“you shall plant a vineyard, but you shall not use its fruit.”

d. (:31) The Futility of Owning Livestock

1) Ox

“Your ox shall be slaughtered before your eyes,

but you shall not eat of it;”

2) Donkey

“your donkey shall be torn away from you,

and shall not be restored to you;”

3) Sheep

“your sheep shall be given to your enemies,

and you shall have none to save you.”

Duane Christensen: The center of this structure (vv 30–31) contains a list of calamities that essentially undo the blessings of vv 4, 8, and 11. Everything the people of Israel have will be taken by those who conquer them: their fiancées will be raped, their homes and vineyards taken, their oxen slaughtered, their asses and sheep stolen, their children enslaved, and their produce consumed.

e. (:32) The Futility of Family Relationships

“Your sons and your daughters shall be given to another people, while your eyes shall look on and yearn for them continually; but there shall be nothing you can do.”

Daniel Block: The Israelites’ children will be seized and delivered over to merchants to be sold in the international slave trade. Parents will look on helplessly and spend the rest of their lives “crying their eyes out” for them.

f. (:34) The Futility of Hard Work

“A people whom you do not know shall eat up the produce of your ground and all your labors, and you shall never be anything but oppressed and crushed continually.”

4. (:34) Unhinged Mental State

“And you shall be driven mad by the sight of what you see.”

H. (:35) Incurable Boils

“The LORD will strike you on the knees and legs with sore boils, from which you cannot be healed, from the sole of your foot to the crown of your head.”

Earl Kalland: Blow upon blow continues. What the people would see – the devastated land, ruined by drought and marauding armies; their possessions gone; their bodies sickened; the many dead; their children taken captive into a wretched condition – would drive them insane (v. 34).

I. (:36-44) Relentless Opposition

1. (:36) Physical Opposition — Oppressive Captivity

“The LORD will bring you and your king, whom you shall set over you, to a nation which neither you nor your fathers have known, and there you shall serve other gods, wood and stone.”

2. (:37) Psychological Opposition — Humiliating Disgrace

“And you shall become a horror, a proverb, and a taunt among all the people where the LORD will drive you.”

3. (:38-44) Productivity Opposition — Futility Curses

“You shall bring out much seed to the field but you shall gather in little, for the locust shall consume it. 39 You shall plant and cultivate vineyards, but you shall neither drink of the wine nor gather the grapes, for the worm shall devour them. 40 You shall have olive trees throughout your territory but you shall not anoint yourself with the oil, for your olives shall drop off. 41 You shall have sons and daughters but they shall not be yours, for they shall go into captivity. 42 The cricket shall possess all your trees and the produce of your ground. 43 The alien who is among you shall rise above you higher and higher, but you shall go down lower and lower. 44 He shall lend to you, but you shall not lend to him; he shall be the head, and you shall be the tail.”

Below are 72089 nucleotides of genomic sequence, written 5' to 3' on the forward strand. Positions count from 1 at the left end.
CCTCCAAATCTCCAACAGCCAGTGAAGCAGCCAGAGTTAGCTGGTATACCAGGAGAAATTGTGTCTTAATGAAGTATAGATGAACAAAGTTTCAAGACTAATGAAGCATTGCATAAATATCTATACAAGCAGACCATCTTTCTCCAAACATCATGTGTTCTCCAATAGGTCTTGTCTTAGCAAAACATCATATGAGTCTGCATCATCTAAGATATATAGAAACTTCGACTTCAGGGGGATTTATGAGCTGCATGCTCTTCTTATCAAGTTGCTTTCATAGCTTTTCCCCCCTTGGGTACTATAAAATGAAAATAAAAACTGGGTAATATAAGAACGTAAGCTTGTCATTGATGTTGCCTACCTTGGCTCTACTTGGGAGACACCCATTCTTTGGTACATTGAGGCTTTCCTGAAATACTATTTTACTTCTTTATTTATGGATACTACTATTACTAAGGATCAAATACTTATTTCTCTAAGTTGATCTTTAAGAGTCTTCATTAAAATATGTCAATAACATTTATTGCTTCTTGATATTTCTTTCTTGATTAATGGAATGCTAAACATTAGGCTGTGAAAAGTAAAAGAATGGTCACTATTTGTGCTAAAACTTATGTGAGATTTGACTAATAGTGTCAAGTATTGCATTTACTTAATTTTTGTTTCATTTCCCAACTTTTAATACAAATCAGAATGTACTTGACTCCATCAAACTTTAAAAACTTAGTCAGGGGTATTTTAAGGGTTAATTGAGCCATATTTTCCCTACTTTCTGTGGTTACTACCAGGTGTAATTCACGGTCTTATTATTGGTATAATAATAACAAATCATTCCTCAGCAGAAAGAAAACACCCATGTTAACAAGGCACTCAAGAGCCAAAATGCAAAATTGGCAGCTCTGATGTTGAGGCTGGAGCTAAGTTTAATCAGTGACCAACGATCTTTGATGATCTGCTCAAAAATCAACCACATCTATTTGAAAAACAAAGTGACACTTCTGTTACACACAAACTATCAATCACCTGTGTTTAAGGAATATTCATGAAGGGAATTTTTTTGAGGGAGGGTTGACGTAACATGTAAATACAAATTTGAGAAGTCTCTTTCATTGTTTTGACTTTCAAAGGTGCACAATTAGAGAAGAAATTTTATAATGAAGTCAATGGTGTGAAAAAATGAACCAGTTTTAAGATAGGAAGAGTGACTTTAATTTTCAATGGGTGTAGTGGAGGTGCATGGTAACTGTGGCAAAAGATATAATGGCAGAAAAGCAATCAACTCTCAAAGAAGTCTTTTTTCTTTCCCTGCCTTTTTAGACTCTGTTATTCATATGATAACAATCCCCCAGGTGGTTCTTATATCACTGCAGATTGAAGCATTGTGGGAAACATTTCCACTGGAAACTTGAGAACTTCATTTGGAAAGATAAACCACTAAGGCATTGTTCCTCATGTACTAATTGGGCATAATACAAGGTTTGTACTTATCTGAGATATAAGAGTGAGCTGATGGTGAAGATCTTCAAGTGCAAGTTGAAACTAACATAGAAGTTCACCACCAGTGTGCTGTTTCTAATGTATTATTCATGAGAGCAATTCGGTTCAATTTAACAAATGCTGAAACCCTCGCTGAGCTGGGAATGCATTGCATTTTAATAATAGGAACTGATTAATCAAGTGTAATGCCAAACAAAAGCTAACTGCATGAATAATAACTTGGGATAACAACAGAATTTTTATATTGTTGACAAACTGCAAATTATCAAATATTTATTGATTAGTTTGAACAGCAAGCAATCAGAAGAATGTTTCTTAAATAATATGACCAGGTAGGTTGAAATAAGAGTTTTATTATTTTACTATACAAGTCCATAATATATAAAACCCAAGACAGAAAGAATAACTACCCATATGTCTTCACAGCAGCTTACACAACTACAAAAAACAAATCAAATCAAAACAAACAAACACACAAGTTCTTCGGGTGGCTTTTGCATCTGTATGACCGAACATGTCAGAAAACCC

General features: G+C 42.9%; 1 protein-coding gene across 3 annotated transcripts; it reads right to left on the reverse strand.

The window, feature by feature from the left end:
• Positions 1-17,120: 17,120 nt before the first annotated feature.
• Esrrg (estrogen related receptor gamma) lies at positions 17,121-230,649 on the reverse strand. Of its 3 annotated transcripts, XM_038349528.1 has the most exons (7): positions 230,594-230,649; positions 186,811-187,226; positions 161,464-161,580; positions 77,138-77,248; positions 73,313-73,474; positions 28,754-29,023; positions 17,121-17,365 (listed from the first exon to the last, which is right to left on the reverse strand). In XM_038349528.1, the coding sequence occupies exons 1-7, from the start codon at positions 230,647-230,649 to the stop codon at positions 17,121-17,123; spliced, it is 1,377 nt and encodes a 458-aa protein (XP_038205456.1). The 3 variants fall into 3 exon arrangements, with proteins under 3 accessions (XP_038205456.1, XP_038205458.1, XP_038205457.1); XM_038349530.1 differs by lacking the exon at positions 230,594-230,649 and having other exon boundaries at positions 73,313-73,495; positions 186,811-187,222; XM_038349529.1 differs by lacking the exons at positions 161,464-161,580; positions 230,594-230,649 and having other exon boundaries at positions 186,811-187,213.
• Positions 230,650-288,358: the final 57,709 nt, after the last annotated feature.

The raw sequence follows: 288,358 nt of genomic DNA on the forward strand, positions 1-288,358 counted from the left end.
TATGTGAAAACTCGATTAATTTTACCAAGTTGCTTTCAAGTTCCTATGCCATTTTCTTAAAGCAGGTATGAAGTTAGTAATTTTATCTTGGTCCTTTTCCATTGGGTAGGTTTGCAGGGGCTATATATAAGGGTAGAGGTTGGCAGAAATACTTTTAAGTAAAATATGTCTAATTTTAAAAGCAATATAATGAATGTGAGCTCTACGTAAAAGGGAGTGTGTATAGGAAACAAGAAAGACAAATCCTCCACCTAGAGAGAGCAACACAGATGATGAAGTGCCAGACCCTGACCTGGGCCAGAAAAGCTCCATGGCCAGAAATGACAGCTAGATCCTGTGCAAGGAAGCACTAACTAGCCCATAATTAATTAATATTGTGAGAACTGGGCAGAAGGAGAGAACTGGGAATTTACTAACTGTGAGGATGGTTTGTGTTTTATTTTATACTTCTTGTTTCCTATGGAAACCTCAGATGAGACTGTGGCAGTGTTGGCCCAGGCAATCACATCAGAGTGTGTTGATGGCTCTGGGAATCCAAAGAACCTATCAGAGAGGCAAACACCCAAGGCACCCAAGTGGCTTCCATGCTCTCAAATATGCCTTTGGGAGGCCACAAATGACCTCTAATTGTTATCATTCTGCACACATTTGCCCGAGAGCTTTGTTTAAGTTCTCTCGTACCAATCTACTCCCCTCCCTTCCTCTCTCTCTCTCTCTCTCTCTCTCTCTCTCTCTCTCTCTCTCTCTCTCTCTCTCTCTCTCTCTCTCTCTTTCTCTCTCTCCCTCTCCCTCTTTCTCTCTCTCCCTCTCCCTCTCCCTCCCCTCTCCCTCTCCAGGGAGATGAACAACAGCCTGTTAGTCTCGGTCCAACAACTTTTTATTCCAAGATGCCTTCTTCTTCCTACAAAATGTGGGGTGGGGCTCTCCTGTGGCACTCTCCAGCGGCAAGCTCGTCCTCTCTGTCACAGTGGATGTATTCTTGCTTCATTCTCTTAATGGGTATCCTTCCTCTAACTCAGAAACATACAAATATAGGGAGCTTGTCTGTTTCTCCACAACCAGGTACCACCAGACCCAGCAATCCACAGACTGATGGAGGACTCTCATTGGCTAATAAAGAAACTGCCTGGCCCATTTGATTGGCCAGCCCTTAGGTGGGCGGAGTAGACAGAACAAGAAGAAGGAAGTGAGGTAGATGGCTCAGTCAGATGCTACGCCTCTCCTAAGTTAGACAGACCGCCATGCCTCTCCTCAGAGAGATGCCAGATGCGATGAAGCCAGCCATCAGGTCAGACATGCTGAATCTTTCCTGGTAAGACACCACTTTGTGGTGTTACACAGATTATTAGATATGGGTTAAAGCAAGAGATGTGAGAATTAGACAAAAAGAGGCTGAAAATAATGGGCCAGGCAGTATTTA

Michael Grisanti: Verses 38–41 present a painful contrast between a significant expenditure of labor and having nothing to show for it. Notice the repeated pattern:

Sow much seed / harvest little / harvest consumed by locusts

Plant and cultivate vineyards / no wine to drink / grapes consumed by worms

Have numerous olive trees / no oil to use / olives drop off prematurely

Have sons and daughters / no enjoyment of their company / children go into captivity

J. (:45-46) Summary Conclusion

1. (:45) Inescapable Destruction Due to Disobedience

“So all these curses shall come on you and pursue you and overtake you until you are destroyed, because you would not obey the LORD your God by keeping His commandments and His statutes which He commanded you.”

2. (:46) Shocking and Shameful Legacy

“And they shall become a sign and a wonder on you

and your descendants forever.”

Michael Grisanti: The pair “signs and wonders” commonly signifies anything that testifies to Yahweh’s presence and power (Dt 4:34; 7:19; 26:8; 29:3 [2]; Jer 32:21).

Duane Christensen: The structure of 28:45–68 may be outlined in a similar five-part concentric structure, a “wheel within a wheel”:

A These curses will pursue you until you are destroyed 28:45

B Israel’s utter privation—in lack of everything 28:46–48

X Military siege and the undoing of God’s blessings 28:49–52

B´ Israel reduced to cannibalism—in lack of everything 28:53–57

A´ Complete reversal of Israel’s history until you are destroyed 28:58–68

Eugene Merrill: The inevitable calamities that befall the disobedient nation would be indelibly engraved in their memories and forever after would witness to the truth that the Lord and his covenant will cannot be flaunted.


Gerald Gerbrandt: In this larger block of curses, the focus is narrowed to portray the catastrophe resulting from siege and defeat at the hand of the enemy. Because Israel did not serve God, it will serve the enemy (vv. 47–48). Conventional images and language are employed with gruesome effect to describe what happens to a people when an enemy comes and besieges a city, causing starvation, cannibalism, and the loss of all dignity. In the process the land and the children God has given will be lost.

A. (:47-48) Root Causes and Summary Consequences

1. (:47) Root Causes

“Because you did not serve the LORD your God with joy and a glad heart, for the abundance of all things;”

2. (:48) Summary Consequences

“therefore you shall serve your enemies whom the LORD shall send against you, in hunger, in thirst, in nakedness, and in the lack of all things; and He will put an iron yoke on your neck until He has destroyed you.”